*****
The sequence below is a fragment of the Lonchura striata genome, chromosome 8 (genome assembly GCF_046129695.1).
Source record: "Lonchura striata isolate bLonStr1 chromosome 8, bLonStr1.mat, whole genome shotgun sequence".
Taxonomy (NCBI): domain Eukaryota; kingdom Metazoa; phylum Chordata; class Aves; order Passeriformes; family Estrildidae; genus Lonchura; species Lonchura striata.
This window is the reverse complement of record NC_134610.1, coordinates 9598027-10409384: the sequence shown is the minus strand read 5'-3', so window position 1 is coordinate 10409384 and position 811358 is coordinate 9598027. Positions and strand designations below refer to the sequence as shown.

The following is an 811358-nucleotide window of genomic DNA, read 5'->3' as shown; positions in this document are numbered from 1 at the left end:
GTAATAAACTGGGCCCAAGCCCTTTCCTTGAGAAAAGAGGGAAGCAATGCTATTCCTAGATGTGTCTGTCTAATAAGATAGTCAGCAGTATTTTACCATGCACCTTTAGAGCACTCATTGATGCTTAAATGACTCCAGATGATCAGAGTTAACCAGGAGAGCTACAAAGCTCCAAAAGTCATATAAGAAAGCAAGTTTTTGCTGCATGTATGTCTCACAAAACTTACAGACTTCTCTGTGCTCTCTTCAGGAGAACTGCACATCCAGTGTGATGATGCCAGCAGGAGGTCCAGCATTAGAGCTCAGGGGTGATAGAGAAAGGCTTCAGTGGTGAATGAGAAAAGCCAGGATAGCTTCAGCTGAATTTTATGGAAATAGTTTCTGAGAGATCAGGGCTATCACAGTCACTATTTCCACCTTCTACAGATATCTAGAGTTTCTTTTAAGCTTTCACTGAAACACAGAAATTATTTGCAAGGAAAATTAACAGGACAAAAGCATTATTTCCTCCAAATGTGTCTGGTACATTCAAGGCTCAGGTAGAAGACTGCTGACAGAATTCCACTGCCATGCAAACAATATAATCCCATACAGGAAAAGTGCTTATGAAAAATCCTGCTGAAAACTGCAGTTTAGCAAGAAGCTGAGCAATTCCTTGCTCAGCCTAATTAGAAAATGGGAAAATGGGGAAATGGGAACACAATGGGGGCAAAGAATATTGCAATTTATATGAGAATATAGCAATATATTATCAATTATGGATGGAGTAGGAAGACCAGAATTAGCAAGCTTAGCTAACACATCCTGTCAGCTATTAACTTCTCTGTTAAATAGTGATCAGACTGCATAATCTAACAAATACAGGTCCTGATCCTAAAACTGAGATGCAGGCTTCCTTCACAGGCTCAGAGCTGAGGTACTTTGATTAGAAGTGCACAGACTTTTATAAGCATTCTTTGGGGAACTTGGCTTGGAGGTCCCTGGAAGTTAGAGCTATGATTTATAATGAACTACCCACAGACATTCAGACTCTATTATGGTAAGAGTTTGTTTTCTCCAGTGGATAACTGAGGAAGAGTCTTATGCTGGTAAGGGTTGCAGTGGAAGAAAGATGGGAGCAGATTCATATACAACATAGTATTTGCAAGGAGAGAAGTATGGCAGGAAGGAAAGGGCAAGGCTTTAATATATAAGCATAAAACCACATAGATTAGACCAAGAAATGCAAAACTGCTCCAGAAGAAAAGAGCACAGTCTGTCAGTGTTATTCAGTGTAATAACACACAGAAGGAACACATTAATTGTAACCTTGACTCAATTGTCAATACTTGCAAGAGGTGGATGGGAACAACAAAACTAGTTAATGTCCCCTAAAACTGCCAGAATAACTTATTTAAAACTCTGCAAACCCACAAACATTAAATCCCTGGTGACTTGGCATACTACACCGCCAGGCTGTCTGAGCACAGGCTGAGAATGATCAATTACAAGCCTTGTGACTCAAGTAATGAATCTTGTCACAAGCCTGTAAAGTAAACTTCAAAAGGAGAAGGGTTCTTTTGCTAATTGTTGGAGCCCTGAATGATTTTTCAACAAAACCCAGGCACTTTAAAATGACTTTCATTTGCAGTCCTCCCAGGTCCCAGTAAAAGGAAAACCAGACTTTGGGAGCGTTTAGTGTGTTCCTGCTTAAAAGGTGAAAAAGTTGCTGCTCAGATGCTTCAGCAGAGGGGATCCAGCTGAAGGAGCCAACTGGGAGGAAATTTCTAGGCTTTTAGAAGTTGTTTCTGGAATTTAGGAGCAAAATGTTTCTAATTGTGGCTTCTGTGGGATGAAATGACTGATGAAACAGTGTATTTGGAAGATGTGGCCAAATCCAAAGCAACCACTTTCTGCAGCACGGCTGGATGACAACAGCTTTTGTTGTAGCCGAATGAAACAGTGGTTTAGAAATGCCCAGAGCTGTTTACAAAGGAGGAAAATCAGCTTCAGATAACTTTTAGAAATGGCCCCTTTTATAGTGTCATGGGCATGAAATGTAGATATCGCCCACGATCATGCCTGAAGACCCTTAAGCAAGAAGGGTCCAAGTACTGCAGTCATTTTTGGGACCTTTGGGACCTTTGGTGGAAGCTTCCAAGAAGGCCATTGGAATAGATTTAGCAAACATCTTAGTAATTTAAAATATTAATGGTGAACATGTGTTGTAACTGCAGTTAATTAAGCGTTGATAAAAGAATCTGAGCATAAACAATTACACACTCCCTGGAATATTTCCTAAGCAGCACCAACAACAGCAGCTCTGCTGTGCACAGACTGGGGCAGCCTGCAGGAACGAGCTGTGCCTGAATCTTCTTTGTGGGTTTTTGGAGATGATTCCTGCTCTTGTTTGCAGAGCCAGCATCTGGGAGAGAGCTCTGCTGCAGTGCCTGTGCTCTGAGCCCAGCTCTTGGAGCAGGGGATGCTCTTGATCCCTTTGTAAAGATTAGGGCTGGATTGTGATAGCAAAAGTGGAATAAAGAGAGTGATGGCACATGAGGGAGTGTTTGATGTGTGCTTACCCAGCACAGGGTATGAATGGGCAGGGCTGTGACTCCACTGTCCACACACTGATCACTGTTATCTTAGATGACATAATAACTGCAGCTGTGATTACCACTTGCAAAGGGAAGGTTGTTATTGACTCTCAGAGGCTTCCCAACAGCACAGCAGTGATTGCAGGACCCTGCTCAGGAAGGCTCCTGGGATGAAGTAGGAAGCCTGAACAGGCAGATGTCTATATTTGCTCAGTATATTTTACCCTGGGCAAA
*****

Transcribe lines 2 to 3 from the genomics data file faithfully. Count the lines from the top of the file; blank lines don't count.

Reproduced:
Source record: "Lonchura striata isolate bLonStr1 chromosome 8, bLonStr1.mat, whole genome shotgun sequence".
Taxonomy (NCBI): domain Eukaryota; kingdom Metazoa; phylum Chordata; class Aves; order Passeriformes; family Estrildidae; genus Lonchura; species Lonchura striata.